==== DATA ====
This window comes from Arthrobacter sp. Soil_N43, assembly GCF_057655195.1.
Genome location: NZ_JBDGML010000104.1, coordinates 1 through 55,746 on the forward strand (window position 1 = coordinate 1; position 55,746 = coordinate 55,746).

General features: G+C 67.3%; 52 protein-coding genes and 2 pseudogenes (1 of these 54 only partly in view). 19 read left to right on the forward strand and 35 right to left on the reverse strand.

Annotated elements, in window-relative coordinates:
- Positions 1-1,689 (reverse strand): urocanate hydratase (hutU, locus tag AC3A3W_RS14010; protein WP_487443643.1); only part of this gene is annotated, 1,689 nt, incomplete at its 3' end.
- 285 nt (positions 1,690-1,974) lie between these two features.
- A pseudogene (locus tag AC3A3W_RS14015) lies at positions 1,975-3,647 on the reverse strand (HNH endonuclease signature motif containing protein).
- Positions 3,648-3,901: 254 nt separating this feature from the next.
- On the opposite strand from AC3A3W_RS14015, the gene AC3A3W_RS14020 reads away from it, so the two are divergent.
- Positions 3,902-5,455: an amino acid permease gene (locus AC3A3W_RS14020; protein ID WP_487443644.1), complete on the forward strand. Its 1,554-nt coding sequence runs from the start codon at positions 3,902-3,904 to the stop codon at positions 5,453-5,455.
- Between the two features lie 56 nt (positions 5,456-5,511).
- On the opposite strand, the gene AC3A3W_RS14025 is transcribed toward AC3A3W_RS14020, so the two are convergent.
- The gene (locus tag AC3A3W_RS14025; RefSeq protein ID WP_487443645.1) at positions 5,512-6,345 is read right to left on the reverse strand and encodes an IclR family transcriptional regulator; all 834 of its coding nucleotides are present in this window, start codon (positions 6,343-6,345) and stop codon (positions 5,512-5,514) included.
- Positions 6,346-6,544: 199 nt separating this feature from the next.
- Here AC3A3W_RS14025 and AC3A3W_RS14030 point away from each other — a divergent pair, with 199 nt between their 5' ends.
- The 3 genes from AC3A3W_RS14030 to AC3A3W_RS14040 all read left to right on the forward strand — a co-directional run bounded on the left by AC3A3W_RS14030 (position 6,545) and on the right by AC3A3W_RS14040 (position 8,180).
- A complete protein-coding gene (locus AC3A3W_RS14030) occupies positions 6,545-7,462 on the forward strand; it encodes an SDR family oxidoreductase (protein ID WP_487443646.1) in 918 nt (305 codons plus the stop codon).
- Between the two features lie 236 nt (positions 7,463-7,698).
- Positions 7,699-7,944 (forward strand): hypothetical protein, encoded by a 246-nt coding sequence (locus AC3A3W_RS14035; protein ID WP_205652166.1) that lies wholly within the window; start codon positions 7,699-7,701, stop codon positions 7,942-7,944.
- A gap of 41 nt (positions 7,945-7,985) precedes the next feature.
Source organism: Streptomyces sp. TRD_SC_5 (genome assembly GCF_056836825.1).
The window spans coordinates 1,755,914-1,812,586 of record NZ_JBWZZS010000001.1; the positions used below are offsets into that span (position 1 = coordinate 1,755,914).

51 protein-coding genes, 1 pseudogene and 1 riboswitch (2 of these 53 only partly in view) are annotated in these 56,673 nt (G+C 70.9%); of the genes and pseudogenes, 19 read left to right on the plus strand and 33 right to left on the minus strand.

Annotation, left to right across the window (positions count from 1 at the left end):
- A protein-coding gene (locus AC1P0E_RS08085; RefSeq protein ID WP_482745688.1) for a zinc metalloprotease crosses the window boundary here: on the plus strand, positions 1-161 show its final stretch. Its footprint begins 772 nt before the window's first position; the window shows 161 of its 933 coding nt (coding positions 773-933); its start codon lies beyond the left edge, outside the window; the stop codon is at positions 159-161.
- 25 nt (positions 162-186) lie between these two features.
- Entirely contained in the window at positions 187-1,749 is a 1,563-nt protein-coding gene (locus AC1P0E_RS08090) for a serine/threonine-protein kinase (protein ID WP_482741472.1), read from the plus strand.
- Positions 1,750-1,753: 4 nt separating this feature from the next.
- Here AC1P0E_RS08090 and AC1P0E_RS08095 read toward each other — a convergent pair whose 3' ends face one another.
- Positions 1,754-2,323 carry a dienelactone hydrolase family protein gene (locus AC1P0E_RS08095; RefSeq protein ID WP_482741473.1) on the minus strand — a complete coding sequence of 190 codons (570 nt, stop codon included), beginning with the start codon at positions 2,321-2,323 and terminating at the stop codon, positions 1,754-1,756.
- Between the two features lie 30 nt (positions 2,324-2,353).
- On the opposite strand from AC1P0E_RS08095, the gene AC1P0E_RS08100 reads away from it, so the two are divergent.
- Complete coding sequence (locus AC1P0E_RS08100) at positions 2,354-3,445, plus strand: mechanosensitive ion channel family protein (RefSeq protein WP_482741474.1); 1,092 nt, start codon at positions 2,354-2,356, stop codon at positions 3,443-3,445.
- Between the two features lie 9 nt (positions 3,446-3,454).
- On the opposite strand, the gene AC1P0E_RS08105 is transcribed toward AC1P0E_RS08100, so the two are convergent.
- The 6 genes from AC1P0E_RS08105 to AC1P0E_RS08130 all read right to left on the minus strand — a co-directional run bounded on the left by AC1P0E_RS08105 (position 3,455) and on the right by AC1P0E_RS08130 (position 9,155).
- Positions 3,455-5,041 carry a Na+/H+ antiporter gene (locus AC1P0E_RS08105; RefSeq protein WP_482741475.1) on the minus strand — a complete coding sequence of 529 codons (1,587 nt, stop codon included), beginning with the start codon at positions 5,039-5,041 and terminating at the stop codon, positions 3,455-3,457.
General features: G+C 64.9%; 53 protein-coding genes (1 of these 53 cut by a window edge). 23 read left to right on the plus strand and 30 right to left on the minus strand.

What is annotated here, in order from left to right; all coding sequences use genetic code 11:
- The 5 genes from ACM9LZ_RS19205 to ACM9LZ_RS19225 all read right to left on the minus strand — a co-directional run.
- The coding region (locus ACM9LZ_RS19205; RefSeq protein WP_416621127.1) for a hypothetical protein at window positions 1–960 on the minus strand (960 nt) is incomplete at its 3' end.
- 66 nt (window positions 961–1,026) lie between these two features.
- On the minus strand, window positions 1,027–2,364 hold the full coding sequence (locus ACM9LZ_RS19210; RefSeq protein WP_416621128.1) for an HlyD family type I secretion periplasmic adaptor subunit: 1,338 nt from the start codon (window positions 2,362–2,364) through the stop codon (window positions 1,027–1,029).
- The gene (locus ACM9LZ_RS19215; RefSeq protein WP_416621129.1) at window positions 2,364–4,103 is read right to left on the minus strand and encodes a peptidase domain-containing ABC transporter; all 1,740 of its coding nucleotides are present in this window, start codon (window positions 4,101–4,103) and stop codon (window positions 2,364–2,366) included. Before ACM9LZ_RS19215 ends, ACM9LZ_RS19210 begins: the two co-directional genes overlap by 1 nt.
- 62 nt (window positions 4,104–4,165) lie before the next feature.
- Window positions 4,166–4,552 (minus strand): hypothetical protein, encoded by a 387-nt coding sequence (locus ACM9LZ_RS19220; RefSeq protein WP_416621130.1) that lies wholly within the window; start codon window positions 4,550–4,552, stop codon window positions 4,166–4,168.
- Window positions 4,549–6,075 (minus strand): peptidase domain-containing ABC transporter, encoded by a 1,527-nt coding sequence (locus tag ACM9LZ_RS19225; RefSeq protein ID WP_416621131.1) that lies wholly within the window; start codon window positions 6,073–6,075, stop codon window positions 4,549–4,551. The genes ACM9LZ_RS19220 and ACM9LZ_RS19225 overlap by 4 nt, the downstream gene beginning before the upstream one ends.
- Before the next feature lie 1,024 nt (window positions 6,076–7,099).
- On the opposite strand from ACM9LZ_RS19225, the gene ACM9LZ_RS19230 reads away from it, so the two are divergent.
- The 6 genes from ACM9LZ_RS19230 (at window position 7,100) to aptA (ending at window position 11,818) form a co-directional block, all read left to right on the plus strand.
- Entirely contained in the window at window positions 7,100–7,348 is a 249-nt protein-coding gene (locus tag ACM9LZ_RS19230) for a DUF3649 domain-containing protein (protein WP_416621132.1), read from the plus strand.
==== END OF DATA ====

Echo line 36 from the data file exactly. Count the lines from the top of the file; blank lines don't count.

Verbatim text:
- The 6 genes from AC1P0E_RS08105 to AC1P0E_RS08130 all read right to left on the minus strand — a co-directional run bounded on the left by AC1P0E_RS08105 (position 3,455) and on the right by AC1P0E_RS08130 (position 9,155).